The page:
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Hosted services are fast gaining traction in the region, especially ones connected to bandwidth management. Sean Robson investigates what vendors offer enterprises.

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By  Sean Robson Published  October 18, 2008

Hosted services are fast gaining traction in the region, especially ones connected to bandwidth management. Sean Robson investigates what vendors offer enterprises.

Bandwidth is a hot topic in the Middle East and its only getting hotter as enterprises scrap for every available bit in an often prohibitively expensive market.

The amount of effort and expertise required when it comes to managing bandwidth has seen the advent of hosted services, but there remains confusion on what exactly bandwidth management entails for enterprises.

There is no doubt in my mind that, while the market for bandwith management is nascent at the moment, it will take off in a big way over the next 12 to 18 months.

"Bandwidth management refers to the process of optimising the bandwidth that carries traffic over networks. Network managers control communications by allowing high-priority traffic to utilise more bandwidth than something given a lower priority status. Business-critical applications, including e-commerce transactions, are dependent upon successful bandwidth management. Bandwidth management, and by extension, hosted services are both economical and practical," explains Farid Faraidooni, executive vice president commercial at UAE telecom provider, Du.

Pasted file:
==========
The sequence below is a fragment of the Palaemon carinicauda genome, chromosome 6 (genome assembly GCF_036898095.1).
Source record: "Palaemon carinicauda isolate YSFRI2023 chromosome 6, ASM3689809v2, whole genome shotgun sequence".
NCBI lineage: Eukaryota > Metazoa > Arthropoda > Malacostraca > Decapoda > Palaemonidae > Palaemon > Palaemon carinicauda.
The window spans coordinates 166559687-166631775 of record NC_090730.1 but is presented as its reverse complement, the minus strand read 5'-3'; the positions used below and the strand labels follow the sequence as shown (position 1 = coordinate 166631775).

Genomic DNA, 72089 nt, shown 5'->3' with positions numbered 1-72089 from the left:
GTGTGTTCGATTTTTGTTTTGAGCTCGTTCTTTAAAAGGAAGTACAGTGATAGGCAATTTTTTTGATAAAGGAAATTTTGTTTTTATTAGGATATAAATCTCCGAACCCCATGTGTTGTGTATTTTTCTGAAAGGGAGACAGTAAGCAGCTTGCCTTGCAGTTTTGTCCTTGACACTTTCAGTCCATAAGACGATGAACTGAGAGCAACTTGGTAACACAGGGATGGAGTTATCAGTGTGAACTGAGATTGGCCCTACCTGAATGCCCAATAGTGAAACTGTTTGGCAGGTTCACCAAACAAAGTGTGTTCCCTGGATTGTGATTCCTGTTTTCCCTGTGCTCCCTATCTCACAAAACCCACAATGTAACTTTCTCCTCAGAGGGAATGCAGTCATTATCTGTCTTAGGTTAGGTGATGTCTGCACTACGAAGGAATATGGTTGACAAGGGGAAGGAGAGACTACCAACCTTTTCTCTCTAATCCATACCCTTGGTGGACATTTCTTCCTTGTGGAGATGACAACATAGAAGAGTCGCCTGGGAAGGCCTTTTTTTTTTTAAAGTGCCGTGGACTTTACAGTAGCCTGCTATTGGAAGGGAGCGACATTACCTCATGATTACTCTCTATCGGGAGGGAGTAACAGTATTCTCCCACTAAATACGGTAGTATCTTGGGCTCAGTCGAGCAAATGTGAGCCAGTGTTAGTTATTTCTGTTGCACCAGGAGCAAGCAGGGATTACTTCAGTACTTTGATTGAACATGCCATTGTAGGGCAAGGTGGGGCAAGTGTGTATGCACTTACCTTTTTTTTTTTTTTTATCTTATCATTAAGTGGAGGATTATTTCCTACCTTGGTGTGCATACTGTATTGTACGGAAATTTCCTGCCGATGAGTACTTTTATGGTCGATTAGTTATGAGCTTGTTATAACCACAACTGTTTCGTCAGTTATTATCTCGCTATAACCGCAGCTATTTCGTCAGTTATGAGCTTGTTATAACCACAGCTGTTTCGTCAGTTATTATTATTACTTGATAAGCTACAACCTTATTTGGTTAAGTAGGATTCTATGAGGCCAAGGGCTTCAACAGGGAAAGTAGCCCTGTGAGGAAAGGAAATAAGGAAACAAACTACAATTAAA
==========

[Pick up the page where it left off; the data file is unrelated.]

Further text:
"It is an expanding market, corporate companies and government institutions have traditionally kept their operations in-house. However, we are seeing more requirements for not just managed network services but generically managed infrastructure services.

It is in part a result of the challenges associated with the shortage of skilled staff locally," says Jinna Bains, country manager of BT Middle East.

"There is no doubt in my mind that while the market for this service is nascent at the moment, it will take off in a big way over the next 12 to 18 months. An important area to look at when talking about the potential of this space is the drivers behind it. First, there is the global nature of Middle Eastern businesses, which require bandwidth on a constant basis. The second key driver is the applications that enterprises are looking at to power their organisational productivity, which in turn drives the need for increased bandwidth," notes Guru Prasad, general manager for networking at FVC.

Faraidooni agrees, pointing to the rise in applications that enterprises are having to implement across their networks.

"Apart from the sheer number of new users being added to networks on an almost daily basis, there is the emergence of all sorts of applications ranging from e-commerce applications through to streaming media applications, and peer-to-peer websites," Faraidooni says.

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